From the magic of the Matildas World Cup journey to the roaring success of Barbie, 2023 has undeniably been a year of celebration for gender equality. Finally, girls and women are receiving the acknowledgement they deserve across sports and entertainment.
Yet according to sobering statistics from the World Economic Forum, it will still take 131 years until the world sees gender equality – meaning a girl born in 2062 in Australia still won’t see gender equality in her lifetime.
With the world celebrating the power, determination and agency of girls – and calling to attention the unique issues and barriers they face on this special day – a collective of Australian celebrities and sports stars, including Emily Gielnik (Matildas forward/striker) and Akec Makur Chuot (ALFW Hawthorn player) have joined forces with girls rights charity Plan International Australia to demand a prioritisation of girls’ rights in Australia and around the globe.
These remarkable sports role models unite with influential gender equality trailblazers including television presenters Melissa Leong and Jan Fran, authors Jamila Rizvi and Benjamin Law, youth advocate Yasmin Poole and anti-violence campaigner Tarang Chawla, all rallying together for International Day of the Girl (Oct 11).
From child and forced marriage to being denied an education, all around the world, girls are still subjected to exclusion, inequality and human rights abuses every single day.
To put this into perspective, based on the average 90-minute length of a soccer game, Ms Gielnik would need to play 765,564 full games consecutively in a row before the world sees gender equality – something she said was mind boggling and terrifying.
“We cannot afford to look the other way,” she said. “The next five generations of girls will never see true equality in their lifetimes and this is unacceptable.”
“Watching all of Australia get behind the Matildas for the Women’s World Cup was such a massive high for all of us players – seeing girls and boys cheer us on and believe that they too, could be what they were seeing, was so meaningful. Just as importantly the discussions on equality that we helped ignite – the gender pay gap in society, and funding for women’s sports,” said Ms Gielnik.
“Today, and every day, I am standing with girls because we need to continue utilising this momentum. We cannot afford to be complacent. It is time to act, now.”
Plan International Australia has today also released new statistics from its ground-breaking Gender Compass study, which reveal that ordinary Australians are still lagging far behind when it comes to awareness of gender equality, and that sexist views are still far too prevalent.
Worryingly, more than a third of all Australians (37%) still do not believe there is a gender pay gap, when in reality Aussie women still take home an annual salary on average $25,596 lower than their male counterparts.
Most concerning is that more than one in five (22%) of Australian parents said they did not treat their daughter equally to their son.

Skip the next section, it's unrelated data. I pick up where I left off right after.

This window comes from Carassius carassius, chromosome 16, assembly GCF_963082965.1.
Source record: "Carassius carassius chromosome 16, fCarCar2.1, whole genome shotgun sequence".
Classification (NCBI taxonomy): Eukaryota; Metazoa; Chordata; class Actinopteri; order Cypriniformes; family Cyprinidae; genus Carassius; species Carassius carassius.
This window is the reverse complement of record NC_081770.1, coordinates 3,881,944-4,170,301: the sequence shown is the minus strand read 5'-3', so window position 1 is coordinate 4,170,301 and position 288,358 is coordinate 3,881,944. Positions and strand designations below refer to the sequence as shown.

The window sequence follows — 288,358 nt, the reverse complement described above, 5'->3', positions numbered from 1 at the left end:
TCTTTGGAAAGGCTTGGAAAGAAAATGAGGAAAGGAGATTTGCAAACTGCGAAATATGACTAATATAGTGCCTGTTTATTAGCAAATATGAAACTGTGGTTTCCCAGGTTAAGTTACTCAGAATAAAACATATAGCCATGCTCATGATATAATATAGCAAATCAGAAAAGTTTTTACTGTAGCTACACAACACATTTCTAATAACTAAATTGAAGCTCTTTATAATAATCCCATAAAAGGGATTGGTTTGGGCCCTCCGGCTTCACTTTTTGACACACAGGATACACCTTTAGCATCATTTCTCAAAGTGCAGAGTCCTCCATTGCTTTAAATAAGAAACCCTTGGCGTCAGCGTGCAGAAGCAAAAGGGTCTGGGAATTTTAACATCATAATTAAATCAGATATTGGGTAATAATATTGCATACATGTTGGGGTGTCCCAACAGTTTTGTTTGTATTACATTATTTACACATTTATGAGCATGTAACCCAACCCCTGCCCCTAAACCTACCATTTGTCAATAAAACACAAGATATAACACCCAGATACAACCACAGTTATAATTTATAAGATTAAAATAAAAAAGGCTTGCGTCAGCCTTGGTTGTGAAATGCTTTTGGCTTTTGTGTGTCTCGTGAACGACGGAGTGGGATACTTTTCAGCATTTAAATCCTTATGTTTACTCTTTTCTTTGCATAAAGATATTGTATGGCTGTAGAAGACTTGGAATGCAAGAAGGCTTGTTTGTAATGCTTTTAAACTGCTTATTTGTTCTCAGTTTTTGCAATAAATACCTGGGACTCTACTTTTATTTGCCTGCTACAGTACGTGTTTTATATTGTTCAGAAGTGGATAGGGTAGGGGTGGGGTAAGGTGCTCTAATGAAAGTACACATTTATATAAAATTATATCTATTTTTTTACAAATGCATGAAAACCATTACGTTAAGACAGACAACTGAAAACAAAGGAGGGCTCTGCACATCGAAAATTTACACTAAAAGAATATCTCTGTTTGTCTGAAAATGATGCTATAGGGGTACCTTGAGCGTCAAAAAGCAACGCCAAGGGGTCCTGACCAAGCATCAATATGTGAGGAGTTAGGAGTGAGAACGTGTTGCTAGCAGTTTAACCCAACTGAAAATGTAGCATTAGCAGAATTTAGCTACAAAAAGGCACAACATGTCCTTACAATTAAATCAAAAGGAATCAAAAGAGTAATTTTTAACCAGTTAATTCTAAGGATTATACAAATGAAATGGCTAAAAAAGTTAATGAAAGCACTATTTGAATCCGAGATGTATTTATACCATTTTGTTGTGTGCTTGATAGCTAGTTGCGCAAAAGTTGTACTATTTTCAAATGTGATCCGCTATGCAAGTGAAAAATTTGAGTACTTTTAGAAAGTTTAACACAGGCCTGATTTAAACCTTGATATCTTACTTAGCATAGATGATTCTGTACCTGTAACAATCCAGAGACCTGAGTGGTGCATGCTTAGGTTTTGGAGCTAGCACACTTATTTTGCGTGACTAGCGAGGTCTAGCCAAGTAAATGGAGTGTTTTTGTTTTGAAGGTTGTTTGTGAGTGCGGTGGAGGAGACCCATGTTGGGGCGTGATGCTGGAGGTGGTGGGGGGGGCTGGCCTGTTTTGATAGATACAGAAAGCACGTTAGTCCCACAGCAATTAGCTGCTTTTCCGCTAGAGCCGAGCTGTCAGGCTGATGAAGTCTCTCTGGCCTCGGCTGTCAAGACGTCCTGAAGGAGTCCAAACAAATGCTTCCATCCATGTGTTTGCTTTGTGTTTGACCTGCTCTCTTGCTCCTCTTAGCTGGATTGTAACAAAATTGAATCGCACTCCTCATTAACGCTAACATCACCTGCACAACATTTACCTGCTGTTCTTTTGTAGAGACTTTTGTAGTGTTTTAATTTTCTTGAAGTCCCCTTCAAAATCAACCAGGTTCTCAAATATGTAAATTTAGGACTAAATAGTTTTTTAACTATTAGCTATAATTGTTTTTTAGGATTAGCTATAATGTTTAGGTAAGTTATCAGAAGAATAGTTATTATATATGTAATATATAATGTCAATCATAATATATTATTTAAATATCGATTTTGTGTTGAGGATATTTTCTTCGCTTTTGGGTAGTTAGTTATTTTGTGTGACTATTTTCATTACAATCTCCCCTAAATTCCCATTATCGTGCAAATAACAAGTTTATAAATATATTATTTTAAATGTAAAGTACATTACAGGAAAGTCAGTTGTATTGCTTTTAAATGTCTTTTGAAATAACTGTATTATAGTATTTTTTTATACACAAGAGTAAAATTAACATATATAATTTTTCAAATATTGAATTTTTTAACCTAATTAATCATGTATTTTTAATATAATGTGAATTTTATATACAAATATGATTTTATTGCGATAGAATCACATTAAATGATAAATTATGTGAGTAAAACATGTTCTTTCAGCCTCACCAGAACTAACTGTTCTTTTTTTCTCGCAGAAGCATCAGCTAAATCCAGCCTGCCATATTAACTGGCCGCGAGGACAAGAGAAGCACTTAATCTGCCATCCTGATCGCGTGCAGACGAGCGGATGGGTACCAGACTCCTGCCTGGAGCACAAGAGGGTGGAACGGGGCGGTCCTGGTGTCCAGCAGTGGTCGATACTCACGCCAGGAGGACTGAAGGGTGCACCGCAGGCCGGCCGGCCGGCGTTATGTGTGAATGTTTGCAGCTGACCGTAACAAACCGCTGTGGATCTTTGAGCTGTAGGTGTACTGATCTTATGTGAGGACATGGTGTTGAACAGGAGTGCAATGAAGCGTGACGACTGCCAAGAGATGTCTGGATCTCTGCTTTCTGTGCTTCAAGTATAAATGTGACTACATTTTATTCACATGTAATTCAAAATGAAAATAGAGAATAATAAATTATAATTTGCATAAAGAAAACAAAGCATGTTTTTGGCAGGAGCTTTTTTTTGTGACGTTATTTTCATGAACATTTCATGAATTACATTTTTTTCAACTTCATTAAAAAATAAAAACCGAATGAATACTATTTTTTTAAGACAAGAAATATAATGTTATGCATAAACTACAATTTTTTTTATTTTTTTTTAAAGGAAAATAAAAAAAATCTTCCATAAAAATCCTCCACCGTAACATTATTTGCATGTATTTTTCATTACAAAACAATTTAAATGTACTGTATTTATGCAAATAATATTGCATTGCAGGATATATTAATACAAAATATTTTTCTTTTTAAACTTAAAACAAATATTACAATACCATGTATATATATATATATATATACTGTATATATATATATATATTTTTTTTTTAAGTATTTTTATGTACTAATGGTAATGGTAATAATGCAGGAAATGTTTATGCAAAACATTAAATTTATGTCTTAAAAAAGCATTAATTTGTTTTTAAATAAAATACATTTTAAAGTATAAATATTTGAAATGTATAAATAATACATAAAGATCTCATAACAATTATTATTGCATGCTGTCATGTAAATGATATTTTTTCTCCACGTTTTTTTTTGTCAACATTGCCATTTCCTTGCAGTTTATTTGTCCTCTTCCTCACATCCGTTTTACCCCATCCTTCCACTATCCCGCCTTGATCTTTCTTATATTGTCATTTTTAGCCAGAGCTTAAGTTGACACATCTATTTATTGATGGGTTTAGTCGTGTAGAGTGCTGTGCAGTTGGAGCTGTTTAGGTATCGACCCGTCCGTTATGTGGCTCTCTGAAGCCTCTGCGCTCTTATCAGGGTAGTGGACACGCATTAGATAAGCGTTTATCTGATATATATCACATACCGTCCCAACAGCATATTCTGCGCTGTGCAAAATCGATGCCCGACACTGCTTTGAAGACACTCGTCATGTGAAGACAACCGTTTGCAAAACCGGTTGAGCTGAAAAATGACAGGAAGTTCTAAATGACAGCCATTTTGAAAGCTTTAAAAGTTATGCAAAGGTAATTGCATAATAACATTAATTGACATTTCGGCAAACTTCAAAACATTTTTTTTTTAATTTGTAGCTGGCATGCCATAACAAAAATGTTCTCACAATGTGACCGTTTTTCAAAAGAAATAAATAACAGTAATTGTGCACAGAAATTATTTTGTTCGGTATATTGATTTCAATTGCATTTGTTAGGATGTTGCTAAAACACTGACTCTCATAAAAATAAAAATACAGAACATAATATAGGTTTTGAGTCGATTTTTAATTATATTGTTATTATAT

Just 60% of Australians believe women’s sport should have equal standing to men’s sport – a statistic AFLW star Ms Makur Chuot said was deeply disappointing, particularly given the gains in women’s sport made over the last few years. But she also believes this is something we can all work to change.
“Playing professional AFL football has changed my life… and I want to give all girls – especially those from diverse backgrounds – the self-belief that they too can follow their dreams,” she said. Ms Makur Chuot is the first AFLW player of African descent to be drafted into the league.
“I also want to use my platform to highlight the plight of girls in some of the most vulnerable communities around the world. A girl in my country of birth, South Sudan, is still more likely to die in childbirth than to complete secondary education. That is outrageous – and underscores the urgency in increased attention, resourcing and funding that enables girls everywhere to realise their rights and achieve their potential,” she said.
Plan International Australia CEO Susanne Legena said: “While there has been much to celebrate recently here in Australia, we are simultaneously seeing a range of movements and actions to curtail girls’ and women’s rights and roll back progress on gender equality globally, with particularly harsh impacts on girls: in Afghanistan girls and young women can’t attend school or university, in the US access to abortion has been curtailed and just over a year ago Mahsa Amini was murdered in Iran for not ‘covering her hair properly’ and wearing ‘tight jeans.’”
“We celebrate all girls today but know this years International Day of the Girl serves as a powerful reminder that change has not been equitable; it has been slow, it has been contested at every turn and continues to be, and many girls, especially those who face intersecting risks, are looking to remain that way for the rest of my life and theirs, and even their own children’s. How can we stand by and watch this happen?” she added.
In 2011, the United Nations declared 11 October International Day of the Girl, following advocacy by Plan International, the world’s leading girls’ rights organisation.
Plan International Australia’s new campaign to ‘Beat the Clock’, will be launched today at Federation Square, where gender quality advocates including Emily Gielnik and Akec Makur Chuot will gather to talk about ways we can all help “beat the clock”. This will be followed by a free public screening of women-led sporting classic Bend It Like Beckham, with complimentary popcorn, snacks and beverages provided.
In conjunction with the campaign, Plan International Australia is also launching its first ever International Day of the Girl Giving Day for this cause – hoping to raise $80,000 in 24 hours with the help of friends, allies and a telethon.